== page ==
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A mysterious radio burst from space is back, right on schedule

Roughly every 161 days it starts all over again.

We're already picking up more signals from deep space.
Danielle Futselaar

In June this year, astronomers found a fast radio burst (FRB), FRB 121102, repeating in a regular pattern, from somewhere in deep space. It was only the second time a radio burst with a discernible, repeating pattern was discovered. The first was discovered back in February this year.   

FRBs are transient radio pulses that vary in length between a fraction of a millisecond and a few milliseconds. We're still not sure why they exist or what they are. The source of this particular FRB is a dwarf galaxy more than 3 billion light years away. 

Back in June a study, published in the journal Monthly Notices of the Royal Astronomical Society, theorized FRB 121102 repeated every 157 days based on data they'd accumulated over a five-year period. The team predicted they'd pick up another signal in July or August of this year.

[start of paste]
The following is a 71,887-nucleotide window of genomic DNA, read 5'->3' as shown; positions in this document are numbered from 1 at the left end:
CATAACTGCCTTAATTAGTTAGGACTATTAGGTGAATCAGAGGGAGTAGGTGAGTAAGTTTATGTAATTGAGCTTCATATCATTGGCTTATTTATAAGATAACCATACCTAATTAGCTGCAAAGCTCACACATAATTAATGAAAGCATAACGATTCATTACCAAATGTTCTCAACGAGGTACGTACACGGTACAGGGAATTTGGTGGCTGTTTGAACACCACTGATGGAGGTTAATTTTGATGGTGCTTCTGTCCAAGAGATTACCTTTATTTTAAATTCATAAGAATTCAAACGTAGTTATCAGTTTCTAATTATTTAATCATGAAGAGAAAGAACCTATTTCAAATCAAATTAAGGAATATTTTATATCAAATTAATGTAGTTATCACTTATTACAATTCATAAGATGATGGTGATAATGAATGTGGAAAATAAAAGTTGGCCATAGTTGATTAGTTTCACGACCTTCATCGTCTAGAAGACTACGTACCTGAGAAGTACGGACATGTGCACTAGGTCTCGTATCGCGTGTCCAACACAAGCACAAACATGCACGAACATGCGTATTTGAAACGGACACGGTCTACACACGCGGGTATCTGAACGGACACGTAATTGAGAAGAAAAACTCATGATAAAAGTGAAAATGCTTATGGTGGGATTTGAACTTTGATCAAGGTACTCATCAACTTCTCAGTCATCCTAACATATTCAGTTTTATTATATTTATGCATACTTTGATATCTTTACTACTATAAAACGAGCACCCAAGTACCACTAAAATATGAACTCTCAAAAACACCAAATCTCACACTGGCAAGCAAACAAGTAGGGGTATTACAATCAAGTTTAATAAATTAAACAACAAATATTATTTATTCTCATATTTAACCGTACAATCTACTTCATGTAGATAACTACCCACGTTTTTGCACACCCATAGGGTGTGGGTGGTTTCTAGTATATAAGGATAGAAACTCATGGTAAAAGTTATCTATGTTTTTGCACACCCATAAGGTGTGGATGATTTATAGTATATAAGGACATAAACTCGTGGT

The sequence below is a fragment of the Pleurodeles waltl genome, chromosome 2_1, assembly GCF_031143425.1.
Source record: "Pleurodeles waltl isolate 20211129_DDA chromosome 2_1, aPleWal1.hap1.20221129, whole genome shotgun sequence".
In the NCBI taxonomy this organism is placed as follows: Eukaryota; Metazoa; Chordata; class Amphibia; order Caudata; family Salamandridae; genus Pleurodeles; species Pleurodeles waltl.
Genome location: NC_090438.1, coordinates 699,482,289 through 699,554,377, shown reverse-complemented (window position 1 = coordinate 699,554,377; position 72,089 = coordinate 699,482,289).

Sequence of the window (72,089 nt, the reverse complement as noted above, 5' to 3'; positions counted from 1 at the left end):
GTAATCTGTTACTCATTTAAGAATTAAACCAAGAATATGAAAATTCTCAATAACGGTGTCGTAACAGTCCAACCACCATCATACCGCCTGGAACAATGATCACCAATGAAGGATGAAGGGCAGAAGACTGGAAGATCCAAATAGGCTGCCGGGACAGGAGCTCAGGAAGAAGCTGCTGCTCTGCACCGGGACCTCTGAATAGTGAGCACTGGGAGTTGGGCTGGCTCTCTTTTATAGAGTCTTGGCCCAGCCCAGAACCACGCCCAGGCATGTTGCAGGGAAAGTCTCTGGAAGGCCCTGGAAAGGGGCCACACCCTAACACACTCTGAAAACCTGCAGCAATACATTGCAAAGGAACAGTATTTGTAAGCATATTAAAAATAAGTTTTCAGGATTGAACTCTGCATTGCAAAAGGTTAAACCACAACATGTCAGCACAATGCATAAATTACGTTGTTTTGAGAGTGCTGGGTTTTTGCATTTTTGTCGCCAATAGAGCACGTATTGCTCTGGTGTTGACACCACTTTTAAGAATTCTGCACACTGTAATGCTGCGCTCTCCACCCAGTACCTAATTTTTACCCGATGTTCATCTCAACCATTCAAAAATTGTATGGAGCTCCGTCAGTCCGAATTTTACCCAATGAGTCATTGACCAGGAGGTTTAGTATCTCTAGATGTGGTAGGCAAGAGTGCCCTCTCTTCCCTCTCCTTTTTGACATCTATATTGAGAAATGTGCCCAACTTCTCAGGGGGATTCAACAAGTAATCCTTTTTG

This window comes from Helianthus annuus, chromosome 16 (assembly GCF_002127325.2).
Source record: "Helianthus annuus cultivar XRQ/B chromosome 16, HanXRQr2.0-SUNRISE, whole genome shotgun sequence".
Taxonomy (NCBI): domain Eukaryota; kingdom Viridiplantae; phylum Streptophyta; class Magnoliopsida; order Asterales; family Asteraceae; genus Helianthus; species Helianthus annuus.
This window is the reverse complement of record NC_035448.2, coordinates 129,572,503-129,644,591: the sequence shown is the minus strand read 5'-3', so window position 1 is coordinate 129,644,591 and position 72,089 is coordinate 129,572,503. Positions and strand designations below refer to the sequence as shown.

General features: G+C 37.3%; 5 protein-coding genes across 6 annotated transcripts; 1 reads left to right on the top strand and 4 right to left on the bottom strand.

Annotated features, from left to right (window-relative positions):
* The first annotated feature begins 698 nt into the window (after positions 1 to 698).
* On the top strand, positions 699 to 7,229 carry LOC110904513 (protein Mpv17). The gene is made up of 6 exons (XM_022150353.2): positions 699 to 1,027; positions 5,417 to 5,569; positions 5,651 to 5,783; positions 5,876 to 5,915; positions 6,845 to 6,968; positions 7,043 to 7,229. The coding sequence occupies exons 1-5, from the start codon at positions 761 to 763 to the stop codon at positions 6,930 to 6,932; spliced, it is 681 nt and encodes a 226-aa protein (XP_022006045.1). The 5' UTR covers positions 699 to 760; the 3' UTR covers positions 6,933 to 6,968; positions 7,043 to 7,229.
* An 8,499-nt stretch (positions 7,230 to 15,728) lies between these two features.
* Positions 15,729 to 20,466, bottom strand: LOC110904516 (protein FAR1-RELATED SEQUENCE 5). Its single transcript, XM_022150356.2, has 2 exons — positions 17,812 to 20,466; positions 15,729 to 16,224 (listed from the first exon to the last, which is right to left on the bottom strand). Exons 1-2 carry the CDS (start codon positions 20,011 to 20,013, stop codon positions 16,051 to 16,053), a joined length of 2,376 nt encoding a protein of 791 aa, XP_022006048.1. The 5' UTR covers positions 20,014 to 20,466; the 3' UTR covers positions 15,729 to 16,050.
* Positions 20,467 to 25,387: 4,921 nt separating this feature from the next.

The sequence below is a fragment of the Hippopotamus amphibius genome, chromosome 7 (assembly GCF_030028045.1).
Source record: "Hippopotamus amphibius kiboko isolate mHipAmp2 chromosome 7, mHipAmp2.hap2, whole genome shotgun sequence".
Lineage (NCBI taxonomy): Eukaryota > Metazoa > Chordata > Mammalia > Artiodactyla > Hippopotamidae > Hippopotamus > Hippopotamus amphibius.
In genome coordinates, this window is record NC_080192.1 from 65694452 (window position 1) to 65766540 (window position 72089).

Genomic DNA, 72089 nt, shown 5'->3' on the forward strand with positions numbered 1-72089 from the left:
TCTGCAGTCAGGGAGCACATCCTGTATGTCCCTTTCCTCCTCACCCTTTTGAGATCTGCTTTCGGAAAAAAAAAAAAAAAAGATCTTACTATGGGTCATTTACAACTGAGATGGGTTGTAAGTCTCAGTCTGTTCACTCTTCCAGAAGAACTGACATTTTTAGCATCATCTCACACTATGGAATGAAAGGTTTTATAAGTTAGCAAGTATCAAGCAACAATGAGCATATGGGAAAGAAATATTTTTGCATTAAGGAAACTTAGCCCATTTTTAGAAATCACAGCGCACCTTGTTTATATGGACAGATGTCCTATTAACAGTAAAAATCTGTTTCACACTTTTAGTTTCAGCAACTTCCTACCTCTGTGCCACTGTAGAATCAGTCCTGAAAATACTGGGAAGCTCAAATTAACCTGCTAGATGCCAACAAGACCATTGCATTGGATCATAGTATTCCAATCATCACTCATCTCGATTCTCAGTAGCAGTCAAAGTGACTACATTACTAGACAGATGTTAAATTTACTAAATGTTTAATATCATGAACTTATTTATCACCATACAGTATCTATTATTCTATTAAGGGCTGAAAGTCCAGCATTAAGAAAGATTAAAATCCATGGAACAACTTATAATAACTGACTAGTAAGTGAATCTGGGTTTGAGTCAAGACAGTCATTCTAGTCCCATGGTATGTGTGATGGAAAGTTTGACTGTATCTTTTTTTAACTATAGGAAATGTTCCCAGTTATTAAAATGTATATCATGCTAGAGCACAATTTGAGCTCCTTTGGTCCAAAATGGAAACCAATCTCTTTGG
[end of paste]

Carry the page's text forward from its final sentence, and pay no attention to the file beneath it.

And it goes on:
And they did: Right on cue, FRB 121102 kicked off.

new preprint study has confirmed that FRB 121102 has started up again, and this study confirmed a similar periodicity: 161±5 days. The new data confirms earlier theories FRB 121102 is sending a repeating radio burst; second, it allows scientists to predict its activity and study it more effectively, potentially learning more about its origins.

Could it be aliens? Probably not.

"I think in all likelihood we'll work out a natural explanation for these events, but I like to keep an open mind and follow wherever the evidence leads me," said Adam Deller, an astrophysicist at Swinburne University of Technology.

University of Manchester's Kaustubh Rajwade, who led research in the first study that identified the repeating FRB, thinks it could be a neutron star.

"Based on the short durations and the high luminosities of the bursts themselves, a good guess would be a neutron star with a very high magnetic field that is orbiting a companion object," he said.